A Chinese company accused Apple of stealing the iPhone 6 design, and the government agrees

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Teresa Liu/Youtube (CC-BY)

Apple's battle with China rolls on.
iPhones are facing a potential ban in Beijing after an obscure Chinese brand accused Apple of infringing the design patent of its smartphone. The brand 100+ says the iPhone 6's design is too similar to its V6 (100C) phone, and wants Apple to pay for it.

That might not seem like it should be a big deal for the world's largest technology company, but in China, it is. The Beijing Intellectual Property Office has ordered Apple to stop selling its iPhone 6 and iPhone 6 Plus in Beijing, claiming that its citizens would not be able to tell the difference between the 6 and the V6. 

In any case, Apple has appealed the ruling and the iPhone models continue to be on sale in China, according to a CNBC report. Apple has released a statement regarding the ban.

"iPhone 6 and iPhone 6 Plus as well as iPhone 6s, iPhone 6s Plus and iPhone SE models are all available for sale today in China. We appealed an administrative order from a regional patent tribunal in Beijing last month and as a result the order has been stayed pending review by the Beijing IP Court."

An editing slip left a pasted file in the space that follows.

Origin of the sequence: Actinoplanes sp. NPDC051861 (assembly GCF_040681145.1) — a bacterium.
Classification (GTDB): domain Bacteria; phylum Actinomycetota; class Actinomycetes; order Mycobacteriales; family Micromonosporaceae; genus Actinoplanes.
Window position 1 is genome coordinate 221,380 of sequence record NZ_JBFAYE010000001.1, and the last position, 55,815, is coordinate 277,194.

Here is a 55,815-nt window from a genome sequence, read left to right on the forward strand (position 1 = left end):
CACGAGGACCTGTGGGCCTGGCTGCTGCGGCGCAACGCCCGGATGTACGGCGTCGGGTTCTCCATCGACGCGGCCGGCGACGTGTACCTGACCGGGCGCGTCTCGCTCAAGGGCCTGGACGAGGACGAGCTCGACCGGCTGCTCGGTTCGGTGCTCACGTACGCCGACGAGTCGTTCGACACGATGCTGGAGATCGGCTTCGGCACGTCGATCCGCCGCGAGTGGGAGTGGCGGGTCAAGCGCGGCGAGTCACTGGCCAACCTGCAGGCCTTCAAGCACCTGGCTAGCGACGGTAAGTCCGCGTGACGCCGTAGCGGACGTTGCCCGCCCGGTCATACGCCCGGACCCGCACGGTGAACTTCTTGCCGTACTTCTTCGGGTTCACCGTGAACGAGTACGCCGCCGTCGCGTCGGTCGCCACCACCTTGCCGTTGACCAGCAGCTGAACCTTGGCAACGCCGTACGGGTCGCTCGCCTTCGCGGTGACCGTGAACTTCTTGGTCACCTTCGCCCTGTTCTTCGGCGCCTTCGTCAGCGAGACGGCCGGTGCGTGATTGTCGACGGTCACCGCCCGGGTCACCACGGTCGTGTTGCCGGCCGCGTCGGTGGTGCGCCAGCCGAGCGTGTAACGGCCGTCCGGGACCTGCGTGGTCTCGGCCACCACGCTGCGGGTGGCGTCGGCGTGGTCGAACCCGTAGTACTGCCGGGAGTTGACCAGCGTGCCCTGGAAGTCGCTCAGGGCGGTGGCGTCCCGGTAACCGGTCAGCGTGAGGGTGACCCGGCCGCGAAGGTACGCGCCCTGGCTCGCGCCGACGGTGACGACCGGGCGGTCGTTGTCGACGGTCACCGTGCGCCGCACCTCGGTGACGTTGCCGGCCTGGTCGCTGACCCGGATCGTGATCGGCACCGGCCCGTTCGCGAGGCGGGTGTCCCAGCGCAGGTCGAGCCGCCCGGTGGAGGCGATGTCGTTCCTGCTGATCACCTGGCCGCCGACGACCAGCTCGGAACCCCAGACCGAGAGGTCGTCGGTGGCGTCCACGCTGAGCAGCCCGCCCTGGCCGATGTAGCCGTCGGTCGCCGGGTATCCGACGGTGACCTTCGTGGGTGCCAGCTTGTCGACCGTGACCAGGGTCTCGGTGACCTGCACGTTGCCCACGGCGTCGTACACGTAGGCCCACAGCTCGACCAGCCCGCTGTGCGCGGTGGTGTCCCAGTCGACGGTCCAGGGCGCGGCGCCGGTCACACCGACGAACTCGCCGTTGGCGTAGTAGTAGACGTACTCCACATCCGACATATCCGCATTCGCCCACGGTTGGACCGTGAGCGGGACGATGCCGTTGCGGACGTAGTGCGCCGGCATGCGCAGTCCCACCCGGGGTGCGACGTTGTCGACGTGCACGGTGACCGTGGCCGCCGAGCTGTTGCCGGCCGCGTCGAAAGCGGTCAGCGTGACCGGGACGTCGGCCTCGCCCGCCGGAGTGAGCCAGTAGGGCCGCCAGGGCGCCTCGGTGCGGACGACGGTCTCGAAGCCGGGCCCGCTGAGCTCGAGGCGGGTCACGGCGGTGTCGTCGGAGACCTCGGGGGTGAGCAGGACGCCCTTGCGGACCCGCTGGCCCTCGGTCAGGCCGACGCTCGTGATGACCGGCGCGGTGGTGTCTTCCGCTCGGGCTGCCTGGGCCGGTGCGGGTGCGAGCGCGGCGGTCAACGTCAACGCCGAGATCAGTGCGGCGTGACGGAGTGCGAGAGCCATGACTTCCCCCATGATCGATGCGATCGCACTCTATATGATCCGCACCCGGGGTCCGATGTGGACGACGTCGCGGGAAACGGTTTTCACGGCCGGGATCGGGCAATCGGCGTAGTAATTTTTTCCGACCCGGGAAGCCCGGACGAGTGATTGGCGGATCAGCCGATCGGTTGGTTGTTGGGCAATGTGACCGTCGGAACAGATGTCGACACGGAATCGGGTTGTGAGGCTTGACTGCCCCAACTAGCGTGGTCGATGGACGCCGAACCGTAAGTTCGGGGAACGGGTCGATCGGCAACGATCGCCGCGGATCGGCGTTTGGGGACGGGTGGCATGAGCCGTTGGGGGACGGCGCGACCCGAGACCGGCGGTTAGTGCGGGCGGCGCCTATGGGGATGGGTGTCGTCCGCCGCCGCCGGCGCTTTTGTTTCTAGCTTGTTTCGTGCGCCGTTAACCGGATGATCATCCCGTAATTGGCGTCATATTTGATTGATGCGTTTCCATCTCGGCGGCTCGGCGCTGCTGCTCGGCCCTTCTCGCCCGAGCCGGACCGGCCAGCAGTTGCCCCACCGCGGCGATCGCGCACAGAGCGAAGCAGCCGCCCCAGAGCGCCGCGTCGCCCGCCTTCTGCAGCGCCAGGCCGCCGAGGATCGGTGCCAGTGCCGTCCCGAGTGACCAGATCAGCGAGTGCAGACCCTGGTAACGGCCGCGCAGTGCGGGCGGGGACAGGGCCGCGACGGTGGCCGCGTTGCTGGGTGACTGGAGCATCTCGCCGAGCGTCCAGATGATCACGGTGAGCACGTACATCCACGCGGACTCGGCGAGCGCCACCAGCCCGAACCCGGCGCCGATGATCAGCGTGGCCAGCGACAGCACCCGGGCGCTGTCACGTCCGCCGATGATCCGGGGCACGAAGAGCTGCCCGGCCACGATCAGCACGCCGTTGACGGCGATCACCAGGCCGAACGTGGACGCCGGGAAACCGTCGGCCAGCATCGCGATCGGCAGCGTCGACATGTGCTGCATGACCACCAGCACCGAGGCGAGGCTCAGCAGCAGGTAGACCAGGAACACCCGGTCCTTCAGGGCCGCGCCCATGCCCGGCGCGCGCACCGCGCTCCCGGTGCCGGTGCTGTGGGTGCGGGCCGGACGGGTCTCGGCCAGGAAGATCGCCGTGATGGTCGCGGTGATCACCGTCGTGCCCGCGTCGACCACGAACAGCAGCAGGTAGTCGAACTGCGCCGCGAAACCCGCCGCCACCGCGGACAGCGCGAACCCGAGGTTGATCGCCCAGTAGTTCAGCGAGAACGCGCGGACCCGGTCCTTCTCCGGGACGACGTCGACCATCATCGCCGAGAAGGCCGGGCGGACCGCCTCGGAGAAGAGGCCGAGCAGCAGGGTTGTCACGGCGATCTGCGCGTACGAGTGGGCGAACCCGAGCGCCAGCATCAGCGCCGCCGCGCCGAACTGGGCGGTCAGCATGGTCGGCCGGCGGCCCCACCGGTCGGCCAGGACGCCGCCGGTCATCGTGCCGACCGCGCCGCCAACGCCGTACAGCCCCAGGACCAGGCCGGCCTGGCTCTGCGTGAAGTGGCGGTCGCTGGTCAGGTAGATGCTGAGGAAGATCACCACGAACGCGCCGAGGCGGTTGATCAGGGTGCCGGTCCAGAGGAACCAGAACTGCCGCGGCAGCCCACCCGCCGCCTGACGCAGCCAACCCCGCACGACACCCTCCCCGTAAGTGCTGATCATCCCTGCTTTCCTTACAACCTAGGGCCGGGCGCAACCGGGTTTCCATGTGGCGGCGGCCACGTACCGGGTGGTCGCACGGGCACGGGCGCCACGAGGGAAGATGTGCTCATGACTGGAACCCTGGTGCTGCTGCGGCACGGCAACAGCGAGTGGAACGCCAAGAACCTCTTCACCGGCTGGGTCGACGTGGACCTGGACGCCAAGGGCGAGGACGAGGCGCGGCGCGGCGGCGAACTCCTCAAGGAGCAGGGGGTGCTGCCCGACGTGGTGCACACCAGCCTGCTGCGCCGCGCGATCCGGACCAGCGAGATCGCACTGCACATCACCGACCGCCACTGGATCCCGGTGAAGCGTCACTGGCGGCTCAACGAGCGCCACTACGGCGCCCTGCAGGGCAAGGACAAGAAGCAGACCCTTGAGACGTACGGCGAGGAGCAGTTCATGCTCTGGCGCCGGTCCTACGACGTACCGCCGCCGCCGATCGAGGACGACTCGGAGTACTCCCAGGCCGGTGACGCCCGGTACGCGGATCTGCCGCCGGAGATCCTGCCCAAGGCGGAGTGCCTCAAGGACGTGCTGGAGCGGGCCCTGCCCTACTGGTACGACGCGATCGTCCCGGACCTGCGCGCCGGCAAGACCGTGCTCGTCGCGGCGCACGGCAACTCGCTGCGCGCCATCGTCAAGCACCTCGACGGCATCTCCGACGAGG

Apple probably isn't surprised to be in this position. Its luck in China has been anything but reassuring. In fact, just last month Apple lost a trademark suit against a small Chinese leather goods company, allowing it to keep calling its products "iPhone." The Chinese government's feelings regarding Apple probably weren't helped when the company released the OpenDoor app, a browser specifically designed as a workaround for the Great Firewall.

Teresa Liu/Youtube

Apple will soon be phasing out the production of iPhone 6 and 6 Plus models in China anyway, but it is not a good sign that a small company can cause such a dust-up. It will be important for Apple to grow its business in China if it wants to turn things around, but the company will be swimming upstream thanks to the constant tension with the Chinese government.

H/T Engadget

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